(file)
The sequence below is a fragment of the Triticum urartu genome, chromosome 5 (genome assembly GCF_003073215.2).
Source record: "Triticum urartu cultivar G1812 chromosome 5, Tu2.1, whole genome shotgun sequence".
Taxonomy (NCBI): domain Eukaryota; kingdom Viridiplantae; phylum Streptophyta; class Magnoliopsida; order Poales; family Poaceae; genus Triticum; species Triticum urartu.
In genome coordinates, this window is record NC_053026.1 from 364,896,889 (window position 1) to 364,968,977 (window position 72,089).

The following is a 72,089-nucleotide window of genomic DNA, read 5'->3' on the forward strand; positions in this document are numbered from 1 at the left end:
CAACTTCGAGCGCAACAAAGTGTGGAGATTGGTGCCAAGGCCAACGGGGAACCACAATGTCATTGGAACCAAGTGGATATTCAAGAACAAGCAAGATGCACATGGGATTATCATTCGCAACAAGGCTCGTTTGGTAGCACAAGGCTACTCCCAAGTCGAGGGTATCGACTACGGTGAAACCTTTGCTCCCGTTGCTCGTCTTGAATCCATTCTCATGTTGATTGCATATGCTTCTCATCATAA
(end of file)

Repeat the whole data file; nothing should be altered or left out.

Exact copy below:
The sequence below is a fragment of the Triticum urartu genome, chromosome 5 (genome assembly GCF_003073215.2).
Source record: "Triticum urartu cultivar G1812 chromosome 5, Tu2.1, whole genome shotgun sequence".
Taxonomy (NCBI): domain Eukaryota; kingdom Viridiplantae; phylum Streptophyta; class Magnoliopsida; order Poales; family Poaceae; genus Triticum; species Triticum urartu.
In genome coordinates, this window is record NC_053026.1 from 364,896,889 (window position 1) to 364,968,977 (window position 72,089).

The following is a 72,089-nucleotide window of genomic DNA, read 5'->3' on the forward strand; positions in this document are numbered from 1 at the left end:
CAACTTCGAGCGCAACAAAGTGTGGAGATTGGTGCCAAGGCCAACGGGGAACCACAATGTCATTGGAACCAAGTGGATATTCAAGAACAAGCAAGATGCACATGGGATTATCATTCGCAACAAGGCTCGTTTGGTAGCACAAGGCTACTCCCAAGTCGAGGGTATCGACTACGGTGAAACCTTTGCTCCCGTTGCTCGTCTTGAATCCATTCTCATGTTGATTGCATATGCTTCTCATCATAA